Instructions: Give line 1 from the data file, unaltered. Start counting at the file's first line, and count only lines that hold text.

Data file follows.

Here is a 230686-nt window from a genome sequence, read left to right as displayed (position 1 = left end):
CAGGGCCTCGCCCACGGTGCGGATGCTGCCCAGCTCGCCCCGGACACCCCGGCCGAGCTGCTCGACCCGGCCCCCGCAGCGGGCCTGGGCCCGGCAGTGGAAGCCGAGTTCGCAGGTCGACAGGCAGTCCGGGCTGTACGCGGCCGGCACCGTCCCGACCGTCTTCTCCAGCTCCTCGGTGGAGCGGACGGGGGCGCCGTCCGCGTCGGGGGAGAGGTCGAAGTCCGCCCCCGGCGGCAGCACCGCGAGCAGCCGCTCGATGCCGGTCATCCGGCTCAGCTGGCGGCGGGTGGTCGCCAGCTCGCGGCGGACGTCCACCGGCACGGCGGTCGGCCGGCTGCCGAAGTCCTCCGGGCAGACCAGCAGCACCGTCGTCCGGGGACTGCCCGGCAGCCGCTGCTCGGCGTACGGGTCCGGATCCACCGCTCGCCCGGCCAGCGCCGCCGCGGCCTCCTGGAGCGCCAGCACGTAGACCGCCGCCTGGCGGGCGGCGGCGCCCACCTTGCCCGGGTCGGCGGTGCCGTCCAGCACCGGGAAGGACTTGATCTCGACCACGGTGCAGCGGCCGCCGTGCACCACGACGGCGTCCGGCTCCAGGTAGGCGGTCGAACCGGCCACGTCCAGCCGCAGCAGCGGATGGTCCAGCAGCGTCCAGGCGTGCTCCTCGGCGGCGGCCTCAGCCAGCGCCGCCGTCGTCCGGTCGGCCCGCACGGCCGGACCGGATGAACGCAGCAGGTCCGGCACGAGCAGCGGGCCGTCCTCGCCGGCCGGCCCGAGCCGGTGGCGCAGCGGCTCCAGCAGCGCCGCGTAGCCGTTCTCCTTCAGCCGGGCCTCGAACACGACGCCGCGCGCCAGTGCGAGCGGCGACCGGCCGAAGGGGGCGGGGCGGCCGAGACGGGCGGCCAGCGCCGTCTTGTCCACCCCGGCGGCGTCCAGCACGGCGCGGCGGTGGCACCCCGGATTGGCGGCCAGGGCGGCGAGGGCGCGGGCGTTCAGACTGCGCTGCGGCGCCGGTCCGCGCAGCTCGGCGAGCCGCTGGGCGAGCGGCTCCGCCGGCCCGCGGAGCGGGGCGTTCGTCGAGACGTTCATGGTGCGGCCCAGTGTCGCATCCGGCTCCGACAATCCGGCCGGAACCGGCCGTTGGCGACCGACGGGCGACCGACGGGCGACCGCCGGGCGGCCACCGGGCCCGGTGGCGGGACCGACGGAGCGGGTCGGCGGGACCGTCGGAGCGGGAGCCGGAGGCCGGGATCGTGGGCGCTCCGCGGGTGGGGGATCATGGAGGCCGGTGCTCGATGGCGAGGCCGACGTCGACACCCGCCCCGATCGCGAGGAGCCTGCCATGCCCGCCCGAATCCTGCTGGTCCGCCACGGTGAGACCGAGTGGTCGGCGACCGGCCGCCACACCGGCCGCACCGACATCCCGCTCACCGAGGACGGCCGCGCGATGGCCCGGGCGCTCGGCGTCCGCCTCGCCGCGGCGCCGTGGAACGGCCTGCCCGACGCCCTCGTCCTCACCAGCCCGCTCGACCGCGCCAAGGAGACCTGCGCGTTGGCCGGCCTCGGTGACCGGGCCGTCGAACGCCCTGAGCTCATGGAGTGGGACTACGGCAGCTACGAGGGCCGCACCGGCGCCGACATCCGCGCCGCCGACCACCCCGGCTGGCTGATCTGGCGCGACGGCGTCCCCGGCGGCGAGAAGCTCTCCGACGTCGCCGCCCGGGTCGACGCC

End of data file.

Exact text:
Here is a 230686-nt window from a genome sequence, read left to right as displayed (position 1 = left end):